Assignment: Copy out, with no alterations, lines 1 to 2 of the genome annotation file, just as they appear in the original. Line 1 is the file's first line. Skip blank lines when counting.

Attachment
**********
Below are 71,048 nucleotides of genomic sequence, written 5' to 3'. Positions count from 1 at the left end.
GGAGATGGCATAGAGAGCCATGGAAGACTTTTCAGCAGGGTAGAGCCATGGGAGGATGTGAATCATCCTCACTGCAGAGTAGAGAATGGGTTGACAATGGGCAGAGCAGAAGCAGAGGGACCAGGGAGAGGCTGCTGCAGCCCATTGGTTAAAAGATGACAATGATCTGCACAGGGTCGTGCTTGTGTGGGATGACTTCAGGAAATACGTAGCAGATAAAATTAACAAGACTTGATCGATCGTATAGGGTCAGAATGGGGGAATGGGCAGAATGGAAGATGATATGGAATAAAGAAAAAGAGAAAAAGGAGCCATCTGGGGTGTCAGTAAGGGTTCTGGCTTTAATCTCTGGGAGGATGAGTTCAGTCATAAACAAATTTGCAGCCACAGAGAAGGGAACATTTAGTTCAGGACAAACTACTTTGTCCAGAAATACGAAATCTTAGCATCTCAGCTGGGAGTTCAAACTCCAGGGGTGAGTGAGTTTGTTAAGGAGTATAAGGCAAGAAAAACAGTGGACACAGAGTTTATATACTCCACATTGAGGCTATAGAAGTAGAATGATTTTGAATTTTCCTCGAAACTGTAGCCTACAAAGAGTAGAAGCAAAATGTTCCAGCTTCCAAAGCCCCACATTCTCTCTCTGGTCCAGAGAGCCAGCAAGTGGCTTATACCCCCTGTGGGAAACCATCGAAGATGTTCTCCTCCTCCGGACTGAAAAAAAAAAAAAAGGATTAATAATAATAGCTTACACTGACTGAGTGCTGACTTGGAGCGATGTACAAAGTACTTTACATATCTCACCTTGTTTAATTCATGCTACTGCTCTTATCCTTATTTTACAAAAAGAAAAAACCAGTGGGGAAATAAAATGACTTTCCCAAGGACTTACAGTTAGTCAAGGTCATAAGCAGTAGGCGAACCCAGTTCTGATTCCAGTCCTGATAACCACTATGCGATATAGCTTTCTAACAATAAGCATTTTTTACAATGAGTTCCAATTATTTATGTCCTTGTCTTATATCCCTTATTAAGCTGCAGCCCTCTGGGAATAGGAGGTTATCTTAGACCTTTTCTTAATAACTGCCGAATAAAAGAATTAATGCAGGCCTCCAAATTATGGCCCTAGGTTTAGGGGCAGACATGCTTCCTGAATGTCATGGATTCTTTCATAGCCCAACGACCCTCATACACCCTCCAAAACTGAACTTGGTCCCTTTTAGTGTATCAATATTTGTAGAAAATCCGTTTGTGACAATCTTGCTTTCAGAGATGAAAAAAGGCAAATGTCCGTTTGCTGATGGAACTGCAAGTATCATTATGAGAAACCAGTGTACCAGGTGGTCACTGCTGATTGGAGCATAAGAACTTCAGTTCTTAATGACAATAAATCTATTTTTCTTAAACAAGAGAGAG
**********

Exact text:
Below are 71,048 nucleotides of genomic sequence, written 5' to 3'. Positions count from 1 at the left end.
GGAGATGGCATAGAGAGCCATGGAAGACTTTTCAGCAGGGTAGAGCCATGGGAGGATGTGAATCATCCTCACTGCAGAGTAGAGAATGGGTTGACAATGGGCAGAGCAGAAGCAGAGGGACCAGGGAGAGGCTGCTGCAGCCCATTGGTTAAAAGATGACAATGATCTGCACAGGGTCGTGCTTGTGTGGGATGACTTCAGGAAATACGTAGCAGATAAAATTAACAAGACTTGATCGATCGTATAGGGTCAGAATGGGGGAATGGGCAGAATGGAAGATGATATGGAATAAAGAAAAAGAGAAAAAGGAGCCATCTGGGGTGTCAGTAAGGGTTCTGGCTTTAATCTCTGGGAGGATGAGTTCAGTCATAAACAAATTTGCAGCCACAGAGAAGGGAACATTTAGTTCAGGACAAACTACTTTGTCCAGAAATACGAAATCTTAGCATCTCAGCTGGGAGTTCAAACTCCAGGGGTGAGTGAGTTTGTTAAGGAGTATAAGGCAAGAAAAACAGTGGACACAGAGTTTATATACTCCACATTGAGGCTATAGAAGTAGAATGATTTTGAATTTTCCTCGAAACTGTAGCCTACAAAGAGTAGAAGCAAAATGTTCCAGCTTCCAAAGCCCCACATTCTCTCTCTGGTCCAGAGAGCCAGCAAGTGGCTTATACCCCCTGTGGGAAACCATCGAAGATGTTCTCCTCCTCCGGACTGAAAAAAAAAAAAAAGGATTAATAATAATAGCTTACACTGACTGAGTGCTGACTTGGAGCGATGTACAAAGTACTTTACATATCTCACCTTGTTTAATTCATGCTACTGCTCTTATCCTTATTTTACAAAAAGAAAAAACCAGTGGGGAAATAAAATGACTTTCCCAAGGACTTACAGTTAGTCAAGGTCATAAGCAGTAGGCGAACCCAGTTCTGATTCCAGTCCTGATAACCACTATGCGATATAGCTTTCTAACAATAAGCATTTTTTACAATGAGTTCCAATTATTTATGTCCTTGTCTTATATCCCTTATTAAGCTGCAGCCCTCTGGGAATAGGAGGTTATCTTAGACCTTTTCTTAATAACTGCCGAATAAAAGAATTAATGCAGGCCTCCAAATTATGGCCCTAGGTTTAGGGGCAGACATGCTTCCTGAATGTCATGGATTCTTTCATAGCCCAACGACCCTCATACACCCTCCAAAACTGAACTTGGTCCCTTTTAGTGTATCAATATTTGTAGAAAATCCGTTTGTGACAATCTTGCTTTCAGAGATGAAAAAAGGCAAATGTCCGTTTGCTGATGGAACTGCAAGTATCATTATGAGAAACCAGTGTACCAGGTGGTCACTGCTGATTGGAGCATAAGAACTTCAGTTCTTAATGACAATAAATCTATTTTTCTTAAACAAGAGAGAG